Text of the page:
'A Race Against Time'
Rachel Makabi, Newsweek International:
Reza Pahlavi was just a teenager in 1979 when an Islamic revolution in Iran ousted his father, the shah. In the years since, Pahlavi, who now lives in Maryland, has been involved with activists both inside Iran and abroad who seek to overthrow the mullahs from power. As the Iranian government continued to stonewall on the nuclear issue—with the United States calling for sanctions despite Iran's offer to "talk seriously"—NEWSWEEK's Rachel Makabi spoke to Pahlavi, 46, to get his thoughts on the standoff, the effectiveness of U.S. policy toward Iran and his ongoing work with Iranian dissidents. Excerpts: READ MORE
Makabi: What do you make of Iran's latest nuclear proposal?
Pahlavi: The regime's response to [U.N.] Security Council Resolution 1696 was predictable, as it was simply a variation of double talk—a tactic they have now mastered to an art form. What does the regime's offer to "seriously talk" really mean? Will it seriously discuss its violations of human rights at home? Will it seriously discuss its patronage of regional militancy? I think not. [This] is a race against time. Will it get the bomb first, thereby bullying the world into appeasement, or will there be an actual convergence of domestic and international pressures [on the regime]?
What do you think will happen if China or Russia resists imposing sanctions?
Accepting the regime's rejection of the Security Council's demand for an immediate enrichment freeze will erode the prestige and moral authority of the United Nations, which for some time has been in need of rehabilitation. As permanent members, Russia and China bear important responsibility to not weaken the words, actions and authority of the Security Council.
Are you in favor of military intervention?
We need to steer away from the mind-set that either we have to diplomatically negotiate or talk about any kind of military intervention. Neither one can solve the situation. What's obvious is to invest in the people of Iran themselves because you have the most natural ally among the Iranians.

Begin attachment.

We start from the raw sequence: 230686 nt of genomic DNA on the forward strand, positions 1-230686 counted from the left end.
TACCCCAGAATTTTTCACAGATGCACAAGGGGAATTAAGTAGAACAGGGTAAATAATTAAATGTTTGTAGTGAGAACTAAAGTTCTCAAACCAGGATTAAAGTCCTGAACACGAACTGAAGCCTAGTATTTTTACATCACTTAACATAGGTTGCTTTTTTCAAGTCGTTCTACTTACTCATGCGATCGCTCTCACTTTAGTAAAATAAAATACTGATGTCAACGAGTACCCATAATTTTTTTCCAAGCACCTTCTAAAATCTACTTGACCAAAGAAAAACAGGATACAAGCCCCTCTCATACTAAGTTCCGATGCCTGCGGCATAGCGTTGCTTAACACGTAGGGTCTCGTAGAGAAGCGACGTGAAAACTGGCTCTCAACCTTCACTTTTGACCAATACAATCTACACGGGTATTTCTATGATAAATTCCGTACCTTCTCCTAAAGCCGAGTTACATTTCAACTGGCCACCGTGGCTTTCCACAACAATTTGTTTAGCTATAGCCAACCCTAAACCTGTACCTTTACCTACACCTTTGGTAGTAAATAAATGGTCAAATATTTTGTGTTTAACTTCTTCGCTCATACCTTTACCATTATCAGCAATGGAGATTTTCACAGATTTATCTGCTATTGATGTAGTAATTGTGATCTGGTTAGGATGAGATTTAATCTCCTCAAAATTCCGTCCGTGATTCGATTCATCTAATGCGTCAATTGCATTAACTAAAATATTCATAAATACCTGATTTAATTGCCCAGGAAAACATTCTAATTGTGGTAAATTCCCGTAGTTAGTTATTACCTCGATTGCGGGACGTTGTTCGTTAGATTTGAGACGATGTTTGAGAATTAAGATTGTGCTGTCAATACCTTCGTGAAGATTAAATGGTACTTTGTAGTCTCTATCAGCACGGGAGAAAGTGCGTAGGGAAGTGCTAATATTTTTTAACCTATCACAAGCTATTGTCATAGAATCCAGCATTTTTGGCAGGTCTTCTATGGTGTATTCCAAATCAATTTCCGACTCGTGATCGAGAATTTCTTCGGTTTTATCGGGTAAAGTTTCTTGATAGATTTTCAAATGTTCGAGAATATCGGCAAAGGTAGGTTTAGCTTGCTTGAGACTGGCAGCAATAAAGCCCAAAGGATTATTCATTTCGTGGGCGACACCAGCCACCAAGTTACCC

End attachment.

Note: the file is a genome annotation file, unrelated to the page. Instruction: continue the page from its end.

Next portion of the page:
You've long been active with dissidents. What does your involvement entail?
I have been in touch with a number of organizations and groups, within and outside Iran, who are working directly with activists on civil disobedience as well as the treatment of political prisoners. It is very critical that we keep dissidents operating inside.
Can moderate reformists like former president Mohammad Khatami change the system from within?
The idea of reform has been discredited and came to an ultimate dead end. It was unthinkable that this regime could ever reform itself. There is no process of change that could come from within.
So what role do you think the exile community can and should play?
In the short term, the exile community is a natural conduit [to express] what is the state of affairs in Iran to the international community. In the long term, the diaspora has tremendously dedicated and talented individuals who have been quite successful, and this [will be] a very important human aspect for our nation once we recover from this state of repression and liberate our country.
Do you think the regime is close to collapse?
It is completely at odds with what the people of Iran stand for. There is a generational battle taking place. There is a flight of capital from Iran; the people of Iran are clear as to the consequences. They look at it as a whole—our country is going down and all of our resources are being badly managed by corrupt officials. The people of Iran are committed to putting an end to it. This regime will not survive—I have no doubt about that, but it should be at the hands of the Iranian people and not foreign intervention. Right now, we need to help the people help themselves.
What would be the ideal government to replace the existing one?
We will have a constitutional assembly, and within that debate, the Iranian people will determine a final form of government. Our issue is to make sure we have a secular, democratic system.
What role would religion play?
What you see today is a clear example of what happens when religion is directly involved with the government. One should not confuse secularism with something that may sound like you are against religion. It is in everyone's interest to have a clear line of separation.
What role do you see yourself playing?
My only focus today is to bring the country to the point where people can go to the polls and decide their fate and their future. That date, for me, is my finish line. The use I have is based on the Iranian people and whether or not they want me to play a more prominent role or not.